BookTok review: ‘Ugly Love’ provides life lessons for relationships



Can a happily ever after story really happen after so many tears and heartache?

SAMANTHA RADCLIFFE, Evergreen columnist

Ever since I finished “It Ends with Us,” TikTok has not stopped recommending novels by Colleen Hoover. But I am not complaining. I recently completed Ugly Love and I want to share my thoughts. Thus, here we are with yet another BookTok review.

The novel follows Tate Collins, a nurse-in-training who forms an undeniable mutual attraction with airline pilot Miles Archer, or rather, her brother’s best friend. They meet on the night Tate moves into her brother’s apartment, where she finds Miles lying in front of the door, completely wasted and trying to get inside — basically every woman’s worst nightmare. 

Tate drags him inside while he cries out a girl’s name — Rachel — and consoles him, marking the beginning of the evident sexual tension that stirs between them. When Miles finally kisses Tate, they both decide to start a friends-with-benefits relationship, with a few ground rules, of course. 

“Don’t ask about my past. And never expect a future,” Miles says to Tate, portraying himself as a callous, uncaring person. This completely juxtaposes the small glimpses of his sweet, caring demeanor throughout the book.

Hoover’s ability to heavily contrast the two versions of Miles with the inclusion of brief flashback scenes allows the reader to see the complexity of his character. He is not just another typical brooding, mysterious man with a dark past that you see in most romantic novels. He is so much more.

I am not going to lie to you guys; the flashback chapters are a bit cringe-worthy. The way that Hoover illustrates Miles’ mind in the past is unrealistic and very laughable. Have you ever met a guy who thinks in poetry? I do not think so. But the flashbacks do their job by showing the audience that he went through a shocking event that left him cold and distant.

Like many other readers, I desired to learn the truth behind Miles’ newly hardened character, knowing it had something to do with Rachel. I kept turning the pages to understand why Miles could not allow himself to have a future with Tate even when it was glaringly apparent that she was so much more to him than a sexual partner. 

When I was halfway through the novel, though, I began to wonder why Tate was the only girl to reach Miles in more than six years. I could think of a million different people who would have been more likely to reach Miles than Tate — she and their relationship are nothing special.

I mean, the relationship is essentially built upon sex rather than similar personalities or deep and meaningful discussions. Miles did not permit her to ask personal questions, which only left room for superficial conversations. So, how did they fall in love with each other if they knew practically nothing about one another?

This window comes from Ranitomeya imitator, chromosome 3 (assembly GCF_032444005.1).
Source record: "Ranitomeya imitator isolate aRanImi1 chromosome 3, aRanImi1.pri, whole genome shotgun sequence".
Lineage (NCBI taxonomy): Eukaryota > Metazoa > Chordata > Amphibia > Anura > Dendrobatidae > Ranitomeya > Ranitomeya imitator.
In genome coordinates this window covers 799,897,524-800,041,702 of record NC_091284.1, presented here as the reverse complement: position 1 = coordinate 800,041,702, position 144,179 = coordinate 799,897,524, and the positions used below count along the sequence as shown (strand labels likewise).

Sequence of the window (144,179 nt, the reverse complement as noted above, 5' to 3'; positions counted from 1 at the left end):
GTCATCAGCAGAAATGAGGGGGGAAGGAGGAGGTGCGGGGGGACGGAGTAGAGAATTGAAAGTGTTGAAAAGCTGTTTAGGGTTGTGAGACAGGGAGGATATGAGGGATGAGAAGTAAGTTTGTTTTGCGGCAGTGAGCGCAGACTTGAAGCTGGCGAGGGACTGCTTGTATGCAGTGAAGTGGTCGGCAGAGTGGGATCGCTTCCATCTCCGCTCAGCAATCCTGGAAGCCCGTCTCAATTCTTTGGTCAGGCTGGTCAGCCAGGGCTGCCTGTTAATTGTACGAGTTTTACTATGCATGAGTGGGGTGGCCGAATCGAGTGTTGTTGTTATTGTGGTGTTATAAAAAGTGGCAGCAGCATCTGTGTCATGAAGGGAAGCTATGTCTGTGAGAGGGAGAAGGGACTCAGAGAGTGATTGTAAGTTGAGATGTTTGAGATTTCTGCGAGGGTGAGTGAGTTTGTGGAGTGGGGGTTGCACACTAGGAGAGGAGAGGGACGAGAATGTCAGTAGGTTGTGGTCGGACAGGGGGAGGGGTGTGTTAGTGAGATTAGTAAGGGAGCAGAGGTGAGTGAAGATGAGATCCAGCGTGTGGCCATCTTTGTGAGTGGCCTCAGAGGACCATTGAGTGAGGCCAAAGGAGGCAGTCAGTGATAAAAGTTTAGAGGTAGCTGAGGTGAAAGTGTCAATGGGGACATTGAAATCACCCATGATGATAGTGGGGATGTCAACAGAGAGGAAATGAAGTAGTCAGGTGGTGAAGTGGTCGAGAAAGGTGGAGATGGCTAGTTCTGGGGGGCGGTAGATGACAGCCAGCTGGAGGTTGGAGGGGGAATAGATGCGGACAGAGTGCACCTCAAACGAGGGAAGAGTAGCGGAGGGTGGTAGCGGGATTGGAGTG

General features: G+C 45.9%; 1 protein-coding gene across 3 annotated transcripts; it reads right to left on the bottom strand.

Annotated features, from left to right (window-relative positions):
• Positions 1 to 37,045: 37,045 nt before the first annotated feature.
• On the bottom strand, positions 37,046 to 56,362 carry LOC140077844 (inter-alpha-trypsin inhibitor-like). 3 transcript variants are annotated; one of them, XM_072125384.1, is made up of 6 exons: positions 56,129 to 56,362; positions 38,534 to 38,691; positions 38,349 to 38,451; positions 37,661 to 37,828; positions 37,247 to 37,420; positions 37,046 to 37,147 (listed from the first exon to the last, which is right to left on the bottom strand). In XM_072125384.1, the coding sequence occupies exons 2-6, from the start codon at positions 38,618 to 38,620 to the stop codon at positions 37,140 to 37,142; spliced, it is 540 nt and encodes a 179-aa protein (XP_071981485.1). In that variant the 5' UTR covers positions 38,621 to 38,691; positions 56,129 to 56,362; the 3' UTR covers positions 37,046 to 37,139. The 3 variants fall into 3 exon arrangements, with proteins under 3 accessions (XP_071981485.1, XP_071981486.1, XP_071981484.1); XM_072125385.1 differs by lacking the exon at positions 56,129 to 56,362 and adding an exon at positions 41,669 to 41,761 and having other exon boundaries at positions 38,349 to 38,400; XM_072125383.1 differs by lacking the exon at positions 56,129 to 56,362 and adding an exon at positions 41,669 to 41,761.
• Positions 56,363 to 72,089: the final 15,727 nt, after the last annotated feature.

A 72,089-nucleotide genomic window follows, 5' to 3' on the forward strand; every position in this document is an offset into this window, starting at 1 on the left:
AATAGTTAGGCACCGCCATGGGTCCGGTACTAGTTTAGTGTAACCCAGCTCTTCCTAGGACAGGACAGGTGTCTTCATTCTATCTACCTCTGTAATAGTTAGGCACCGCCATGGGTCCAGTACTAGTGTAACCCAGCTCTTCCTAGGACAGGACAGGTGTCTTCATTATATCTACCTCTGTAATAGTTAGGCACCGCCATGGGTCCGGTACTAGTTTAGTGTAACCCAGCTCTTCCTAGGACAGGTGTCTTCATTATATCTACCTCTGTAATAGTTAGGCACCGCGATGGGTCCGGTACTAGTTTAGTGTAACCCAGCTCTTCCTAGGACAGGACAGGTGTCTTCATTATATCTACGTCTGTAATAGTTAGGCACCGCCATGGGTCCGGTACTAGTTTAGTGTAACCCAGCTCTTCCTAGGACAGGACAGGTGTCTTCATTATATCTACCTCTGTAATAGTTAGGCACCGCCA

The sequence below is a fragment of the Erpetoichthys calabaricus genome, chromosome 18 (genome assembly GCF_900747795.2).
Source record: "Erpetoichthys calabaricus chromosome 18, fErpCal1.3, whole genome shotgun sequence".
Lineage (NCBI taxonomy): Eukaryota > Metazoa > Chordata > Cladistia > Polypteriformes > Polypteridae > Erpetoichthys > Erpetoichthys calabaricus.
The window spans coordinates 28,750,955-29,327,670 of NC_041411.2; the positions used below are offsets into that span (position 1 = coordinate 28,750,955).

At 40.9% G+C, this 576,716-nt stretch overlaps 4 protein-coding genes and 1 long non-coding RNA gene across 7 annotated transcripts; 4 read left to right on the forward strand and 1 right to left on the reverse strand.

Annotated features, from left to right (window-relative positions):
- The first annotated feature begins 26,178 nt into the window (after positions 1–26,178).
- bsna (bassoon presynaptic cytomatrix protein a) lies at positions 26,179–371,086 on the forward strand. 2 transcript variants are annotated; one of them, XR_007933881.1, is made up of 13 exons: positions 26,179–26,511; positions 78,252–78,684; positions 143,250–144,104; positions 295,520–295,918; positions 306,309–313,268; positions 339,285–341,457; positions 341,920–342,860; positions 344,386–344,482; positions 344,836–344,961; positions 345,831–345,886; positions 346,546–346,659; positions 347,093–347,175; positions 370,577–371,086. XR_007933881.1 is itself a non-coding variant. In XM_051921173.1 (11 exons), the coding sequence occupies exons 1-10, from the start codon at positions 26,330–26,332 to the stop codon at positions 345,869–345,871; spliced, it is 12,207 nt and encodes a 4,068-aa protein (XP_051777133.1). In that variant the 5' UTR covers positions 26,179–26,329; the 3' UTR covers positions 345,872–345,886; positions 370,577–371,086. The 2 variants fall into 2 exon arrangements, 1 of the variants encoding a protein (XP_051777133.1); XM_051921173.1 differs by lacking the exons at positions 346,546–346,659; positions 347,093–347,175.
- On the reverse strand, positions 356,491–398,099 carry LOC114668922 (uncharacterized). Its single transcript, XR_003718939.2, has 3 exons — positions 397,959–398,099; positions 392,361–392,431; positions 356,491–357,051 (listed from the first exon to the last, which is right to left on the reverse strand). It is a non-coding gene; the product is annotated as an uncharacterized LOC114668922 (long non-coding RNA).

We tend to see this type of behavior on college campuses, where students mistakenly believe they are in love with their friends-with-benefits partner, but it never ends well. Most of the time, one or both parties are left feeling hurt and confused by their emotions.

Tate also wholly lacks a personality or life that does not center around Miles. I kept wondering: How does this girl have a tremendous impact on Miles if she does not have a personality or interests outside of him? She is practically an empty shell, only going to work, studying and having sex. 

And sadly, many college students are entirely consumed by their romantic relationships like Tate. They are their relationship, leaving no room for independence, which can be harmful for many reasons. Your only source of happiness should not come from a relationship, especially a friends-with-benefits one.

Despite her lack of character development, Tate is somewhat a relatable character. Like Tate, many of us have fallen in love with someone who does not want the same things as you, essentially making you take on the role of a doormat to stay in their life for just a bit longer.

“I’m terrified to lose him for good, so I sell myself short and take what I can from him, even though I know I deserve better,” Tate said. 

Hoover provides many life lessons through Tate’s experiences, which can be very beneficial for college students. For example, if you keep selling yourself short in relationships, you may be left with nothing when a partner ultimately leaves. Or your friends-with-benefits relationship may leave you in emotional turmoil and heartbreak if you develop unwanted feelings toward your partner.

When I finally flipped to the page where I learned the truth behind Miles’ inability to commit to Tate, I did not cry like other readers. The truth did not gut me or rip me to shreds. It frankly left no impact on me at all. 

In all honesty, the revelation seemed somewhat predictable, considering the readers knew it had something to do with Rachel and knew what Miles’ life looked like six years later. One of the many reasons I hate reading novels with flashback storylines is because it decreases shock value.

All in all, though, I give the novel a three and a half out of five stars. I was utterly hooked for much of the book, devouring the interactions between Tate and Miles and craving for information about Miles’ ugly past. However, I was let down by the predictable ending and lack of an impactful heroine.

Nonetheless, I encourage everyone to at least give “Ugly Love” a read. Hoover is a fantastic writer and deserves all the love, even brutally honest love like this review.